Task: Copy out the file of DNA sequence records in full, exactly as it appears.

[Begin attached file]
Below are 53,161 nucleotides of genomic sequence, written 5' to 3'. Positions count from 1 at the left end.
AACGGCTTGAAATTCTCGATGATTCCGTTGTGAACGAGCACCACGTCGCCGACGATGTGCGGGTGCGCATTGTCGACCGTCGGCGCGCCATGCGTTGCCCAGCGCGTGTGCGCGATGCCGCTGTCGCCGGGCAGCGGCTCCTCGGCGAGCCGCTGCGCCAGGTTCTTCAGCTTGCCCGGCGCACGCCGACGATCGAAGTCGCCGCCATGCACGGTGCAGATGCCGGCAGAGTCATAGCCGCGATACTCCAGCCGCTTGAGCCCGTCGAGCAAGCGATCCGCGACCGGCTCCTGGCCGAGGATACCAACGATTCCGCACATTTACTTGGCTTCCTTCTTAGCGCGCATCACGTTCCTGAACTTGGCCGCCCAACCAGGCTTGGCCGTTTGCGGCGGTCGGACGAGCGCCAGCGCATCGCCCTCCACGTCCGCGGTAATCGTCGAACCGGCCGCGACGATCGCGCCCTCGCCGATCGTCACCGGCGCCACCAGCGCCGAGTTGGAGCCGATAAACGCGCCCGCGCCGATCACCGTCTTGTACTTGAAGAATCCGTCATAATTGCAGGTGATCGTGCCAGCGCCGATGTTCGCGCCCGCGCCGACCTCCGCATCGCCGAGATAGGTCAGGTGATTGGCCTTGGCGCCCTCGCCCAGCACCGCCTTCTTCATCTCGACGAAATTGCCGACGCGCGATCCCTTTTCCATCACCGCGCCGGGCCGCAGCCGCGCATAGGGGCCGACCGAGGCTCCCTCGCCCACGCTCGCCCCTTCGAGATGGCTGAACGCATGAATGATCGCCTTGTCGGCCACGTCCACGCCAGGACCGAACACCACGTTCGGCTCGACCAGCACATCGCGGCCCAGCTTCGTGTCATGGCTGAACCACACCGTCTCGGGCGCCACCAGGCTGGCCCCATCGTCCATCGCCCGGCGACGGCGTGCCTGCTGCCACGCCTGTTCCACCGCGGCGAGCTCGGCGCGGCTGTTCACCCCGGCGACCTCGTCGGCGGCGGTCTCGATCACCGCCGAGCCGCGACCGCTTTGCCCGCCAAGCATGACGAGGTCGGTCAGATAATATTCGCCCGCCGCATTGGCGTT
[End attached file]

Below are 53,161 nucleotides of genomic sequence, written 5' to 3'. Positions count from 1 at the left end.
AACGGCTTGAAATTCTCGATGATTCCGTTGTGAACGAGCACCACGTCGCCGACGATGTGCGGGTGCGCATTGTCGACCGTCGGCGCGCCATGCGTTGCCCAGCGCGTGTGCGCGATGCCGCTGTCGCCGGGCAGCGGCTCCTCGGCGAGCCGCTGCGCCAGGTTCTTCAGCTTGCCCGGCGCACGCCGACGATCGAAGTCGCCGCCATGCACGGTGCAGATGCCGGCAGAGTCATAGCCGCGATACTCCAGCCGCTTGAGCCCGTCGAGCAAGCGATCCGCGACCGGCTCCTGGCCGAGGATACCAACGATTCCGCACATTTACTTGGCTTCCTTCTTAGCGCGCATCACGTTCCTGAACTTGGCCGCCCAACCAGGCTTGGCCGTTTGCGGCGGTCGGACGAGCGCCAGCGCATCGCCCTCCACGTCCGCGGTAATCGTCGAACCGGCCGCGACGATCGCGCCCTCGCCGATCGTCACCGGCGCCACCAGCGCCGAGTTGGAGCCGATAAACGCGCCCGCGCCGATCACCGTCTTGTACTTGAAGAATCCGTCATAATTGCAGGTGATCGTGCCAGCGCCGATGTTCGCGCCCGCGCCGACCTCCGCATCGCCGAGATAGGTCAGGTGATTGGCCTTGGCGCCCTCGCCCAGCACCGCCTTCTTCATCTCGACGAAATTGCCGACGCGCGATCCCTTTTCCATCACCGCGCCGGGCCGCAGCCGCGCATAGGGGCCGACCGAGGCTCCCTCGCCCACGCTCGCCCCTTCGAGATGGCTGAACGCATGAATGATCGCCTTGTCGGCCACGTCCACGCCAGGACCGAACACCACGTTCGGCTCGACCAGCACATCGCGGCCCAGCTTCGTGTCATGGCTGAACCACACCGTCTCGGGCGCCACCAGGCTGGCCCCATCGTCCATCGCCCGGCGACGGCGTGCCTGCTGCCACGCCTGTTCCACCGCGGCGAGCTCGGCGCGGCTGTTCACCCCGGCGACCTCGTCGGCGGCGGTCTCGATCACCGCCGAGCCGCGACCGCTTTGCCCGCCAAGCATGACGAGGTCGGTCAGATAATATTCGCCCGCCGCATTGGCGTT